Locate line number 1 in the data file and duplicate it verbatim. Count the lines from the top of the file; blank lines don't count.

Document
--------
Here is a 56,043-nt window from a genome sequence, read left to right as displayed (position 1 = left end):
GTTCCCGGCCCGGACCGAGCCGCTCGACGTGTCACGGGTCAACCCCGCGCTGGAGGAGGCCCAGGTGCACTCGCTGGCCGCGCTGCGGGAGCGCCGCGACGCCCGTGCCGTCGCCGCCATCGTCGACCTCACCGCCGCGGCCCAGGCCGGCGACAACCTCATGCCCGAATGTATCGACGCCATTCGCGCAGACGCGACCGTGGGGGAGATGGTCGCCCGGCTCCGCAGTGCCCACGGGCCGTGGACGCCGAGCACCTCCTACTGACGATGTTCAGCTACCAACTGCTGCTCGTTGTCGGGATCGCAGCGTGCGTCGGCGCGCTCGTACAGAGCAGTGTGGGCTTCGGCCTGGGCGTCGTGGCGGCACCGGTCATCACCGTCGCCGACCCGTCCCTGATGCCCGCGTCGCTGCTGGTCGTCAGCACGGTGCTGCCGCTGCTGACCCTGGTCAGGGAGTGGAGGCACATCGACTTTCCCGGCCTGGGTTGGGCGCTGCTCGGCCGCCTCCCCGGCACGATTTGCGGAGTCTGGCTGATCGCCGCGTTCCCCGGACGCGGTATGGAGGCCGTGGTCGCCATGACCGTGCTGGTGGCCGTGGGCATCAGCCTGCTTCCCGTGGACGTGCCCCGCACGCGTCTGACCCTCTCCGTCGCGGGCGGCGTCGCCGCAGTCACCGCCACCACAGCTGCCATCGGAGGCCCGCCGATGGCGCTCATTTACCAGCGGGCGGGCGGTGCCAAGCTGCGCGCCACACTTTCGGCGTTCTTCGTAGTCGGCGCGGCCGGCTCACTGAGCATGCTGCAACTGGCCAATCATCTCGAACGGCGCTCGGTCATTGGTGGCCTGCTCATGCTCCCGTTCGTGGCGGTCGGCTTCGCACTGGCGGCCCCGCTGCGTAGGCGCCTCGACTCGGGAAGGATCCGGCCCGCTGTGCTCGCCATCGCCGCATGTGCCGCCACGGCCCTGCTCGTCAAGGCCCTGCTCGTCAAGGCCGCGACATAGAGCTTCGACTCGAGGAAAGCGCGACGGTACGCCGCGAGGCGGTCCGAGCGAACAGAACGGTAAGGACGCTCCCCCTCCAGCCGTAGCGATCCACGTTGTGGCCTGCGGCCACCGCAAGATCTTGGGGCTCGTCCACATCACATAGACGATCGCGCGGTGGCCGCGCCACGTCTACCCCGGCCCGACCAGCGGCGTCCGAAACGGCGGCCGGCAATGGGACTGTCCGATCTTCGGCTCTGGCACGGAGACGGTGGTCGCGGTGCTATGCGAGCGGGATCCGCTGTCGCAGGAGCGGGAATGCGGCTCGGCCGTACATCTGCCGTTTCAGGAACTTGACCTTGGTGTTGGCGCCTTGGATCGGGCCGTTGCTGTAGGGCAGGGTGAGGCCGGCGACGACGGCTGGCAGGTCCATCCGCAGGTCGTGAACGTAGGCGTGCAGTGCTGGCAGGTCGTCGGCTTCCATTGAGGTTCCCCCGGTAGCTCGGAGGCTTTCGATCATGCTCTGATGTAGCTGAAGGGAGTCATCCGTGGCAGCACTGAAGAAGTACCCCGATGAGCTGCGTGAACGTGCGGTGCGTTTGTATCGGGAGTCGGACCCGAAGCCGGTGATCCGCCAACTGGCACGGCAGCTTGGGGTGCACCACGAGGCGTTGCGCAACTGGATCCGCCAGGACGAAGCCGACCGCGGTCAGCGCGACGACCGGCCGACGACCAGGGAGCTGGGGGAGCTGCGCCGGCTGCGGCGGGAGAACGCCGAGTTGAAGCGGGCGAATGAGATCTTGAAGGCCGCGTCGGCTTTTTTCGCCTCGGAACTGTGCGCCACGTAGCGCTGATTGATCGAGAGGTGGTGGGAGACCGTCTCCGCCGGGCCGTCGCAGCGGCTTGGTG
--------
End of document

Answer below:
Here is a 56,043-nt window from a genome sequence, read left to right as displayed (position 1 = left end):